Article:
Analyze a two-period model for the market of computers in which two firms operate. Firm 1 only produces in period 1 and is endowed with an old technology providing a quality level vO to consumers. Firm 2 is a potential entrant in period 2 and it is able to produce an old technology, vO, and a new technology, vN . However, the production of new technology requires an innovation cost of I > 0. Note that old and new technology can be nondurable (only last one period) or durable (it lasts for two periods). Hence, the cost of producing nondurable technology, cND = 0, is considerably lower than the cost of durable technology, CD= 3. There is only one consumer in period 1 who seeks to buy a computer for the two periods of her life. In period 2, one additional consumer enters the market and seeks to buy a computer. Both consumers have the same gain from the quality of the technology embedded into the product they buy in period t. That is, VN = 7 and VO = 5 for new and old technology, respectively. The structure of the two-period, two-firm game is as follows: In period 1 firm 1 sells the old technology product and therefore has to decide which price to charge (p1) and whether to produce a durable (D) or a nondurable (ND) product. In the second period, firm 2 obviously chooses to produce a nondurable good (since the world ends at the end of period 2) and hence has to decide whether to invest in adopting the newer technology and price (p2).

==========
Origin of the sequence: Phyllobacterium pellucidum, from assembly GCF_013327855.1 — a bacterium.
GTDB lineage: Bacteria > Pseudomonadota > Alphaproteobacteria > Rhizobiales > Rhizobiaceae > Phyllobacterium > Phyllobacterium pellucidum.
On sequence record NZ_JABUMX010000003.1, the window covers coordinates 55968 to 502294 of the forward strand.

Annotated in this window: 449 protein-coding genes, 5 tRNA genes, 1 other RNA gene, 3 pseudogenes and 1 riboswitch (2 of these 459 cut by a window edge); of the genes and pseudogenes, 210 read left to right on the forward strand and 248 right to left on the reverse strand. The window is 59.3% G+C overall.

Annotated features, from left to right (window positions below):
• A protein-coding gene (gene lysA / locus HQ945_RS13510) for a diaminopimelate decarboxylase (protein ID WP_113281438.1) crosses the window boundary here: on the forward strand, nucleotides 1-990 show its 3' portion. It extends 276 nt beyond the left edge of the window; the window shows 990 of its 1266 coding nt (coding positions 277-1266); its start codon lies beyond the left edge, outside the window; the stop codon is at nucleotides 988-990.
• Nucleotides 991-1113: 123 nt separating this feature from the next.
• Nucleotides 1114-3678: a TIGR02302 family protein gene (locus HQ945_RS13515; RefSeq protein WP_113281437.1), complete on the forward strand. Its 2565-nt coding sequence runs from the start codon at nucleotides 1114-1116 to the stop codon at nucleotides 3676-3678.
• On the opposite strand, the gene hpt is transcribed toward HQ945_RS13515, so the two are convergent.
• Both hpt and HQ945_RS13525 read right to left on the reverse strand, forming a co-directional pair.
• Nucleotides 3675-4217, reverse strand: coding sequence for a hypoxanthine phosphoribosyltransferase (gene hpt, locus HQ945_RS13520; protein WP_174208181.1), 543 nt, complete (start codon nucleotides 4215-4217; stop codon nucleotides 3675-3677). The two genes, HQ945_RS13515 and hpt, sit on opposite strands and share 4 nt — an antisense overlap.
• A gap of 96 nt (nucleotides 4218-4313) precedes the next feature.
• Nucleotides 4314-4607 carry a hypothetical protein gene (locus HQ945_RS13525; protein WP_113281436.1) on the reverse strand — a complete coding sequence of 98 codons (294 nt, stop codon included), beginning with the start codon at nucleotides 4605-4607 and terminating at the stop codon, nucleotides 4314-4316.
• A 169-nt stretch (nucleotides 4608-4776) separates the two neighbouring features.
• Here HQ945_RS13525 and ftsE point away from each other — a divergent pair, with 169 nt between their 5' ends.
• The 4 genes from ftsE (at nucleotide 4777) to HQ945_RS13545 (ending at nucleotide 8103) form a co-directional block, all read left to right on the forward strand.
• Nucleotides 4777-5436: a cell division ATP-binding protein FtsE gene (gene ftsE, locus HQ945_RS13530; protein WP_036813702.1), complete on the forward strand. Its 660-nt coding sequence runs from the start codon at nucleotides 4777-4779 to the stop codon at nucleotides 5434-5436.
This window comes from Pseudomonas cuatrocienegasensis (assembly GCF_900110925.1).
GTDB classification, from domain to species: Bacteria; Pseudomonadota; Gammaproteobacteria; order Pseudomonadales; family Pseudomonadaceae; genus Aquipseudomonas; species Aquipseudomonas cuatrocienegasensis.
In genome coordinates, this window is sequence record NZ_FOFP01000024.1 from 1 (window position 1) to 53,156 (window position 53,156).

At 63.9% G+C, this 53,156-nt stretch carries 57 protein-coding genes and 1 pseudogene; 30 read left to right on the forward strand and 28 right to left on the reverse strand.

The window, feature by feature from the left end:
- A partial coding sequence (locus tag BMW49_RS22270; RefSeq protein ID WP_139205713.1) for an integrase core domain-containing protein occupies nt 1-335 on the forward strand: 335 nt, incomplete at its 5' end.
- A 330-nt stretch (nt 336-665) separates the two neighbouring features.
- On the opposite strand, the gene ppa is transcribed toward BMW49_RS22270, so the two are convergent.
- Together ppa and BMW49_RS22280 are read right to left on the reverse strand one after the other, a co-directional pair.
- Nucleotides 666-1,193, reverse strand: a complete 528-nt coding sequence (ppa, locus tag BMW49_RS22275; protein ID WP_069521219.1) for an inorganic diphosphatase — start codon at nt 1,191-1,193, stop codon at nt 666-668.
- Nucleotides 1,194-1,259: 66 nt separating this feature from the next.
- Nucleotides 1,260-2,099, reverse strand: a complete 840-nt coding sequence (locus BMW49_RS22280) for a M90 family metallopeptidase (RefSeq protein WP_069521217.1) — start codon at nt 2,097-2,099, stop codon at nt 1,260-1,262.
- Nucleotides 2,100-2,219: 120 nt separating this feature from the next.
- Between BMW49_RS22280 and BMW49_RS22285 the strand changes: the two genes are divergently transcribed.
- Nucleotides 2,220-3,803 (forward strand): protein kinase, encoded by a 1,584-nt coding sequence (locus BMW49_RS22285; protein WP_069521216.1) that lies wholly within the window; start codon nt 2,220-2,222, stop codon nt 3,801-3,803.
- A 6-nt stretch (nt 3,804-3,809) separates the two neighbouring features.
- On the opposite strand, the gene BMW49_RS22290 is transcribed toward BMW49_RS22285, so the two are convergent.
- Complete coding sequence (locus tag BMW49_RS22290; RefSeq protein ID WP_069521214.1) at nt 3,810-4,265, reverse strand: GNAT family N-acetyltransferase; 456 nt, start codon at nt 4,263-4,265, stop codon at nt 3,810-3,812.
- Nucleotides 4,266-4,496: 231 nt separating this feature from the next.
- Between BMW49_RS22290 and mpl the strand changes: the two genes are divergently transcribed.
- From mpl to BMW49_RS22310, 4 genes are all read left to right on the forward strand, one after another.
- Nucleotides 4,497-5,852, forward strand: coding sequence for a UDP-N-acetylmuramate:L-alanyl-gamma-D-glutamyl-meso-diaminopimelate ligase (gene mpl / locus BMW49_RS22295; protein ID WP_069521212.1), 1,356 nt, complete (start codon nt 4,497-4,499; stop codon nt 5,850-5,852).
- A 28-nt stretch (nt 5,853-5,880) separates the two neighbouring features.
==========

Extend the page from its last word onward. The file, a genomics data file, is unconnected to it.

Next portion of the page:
(b) Describe the second-period pricing for the case in which the first-period product is nondurable and durable.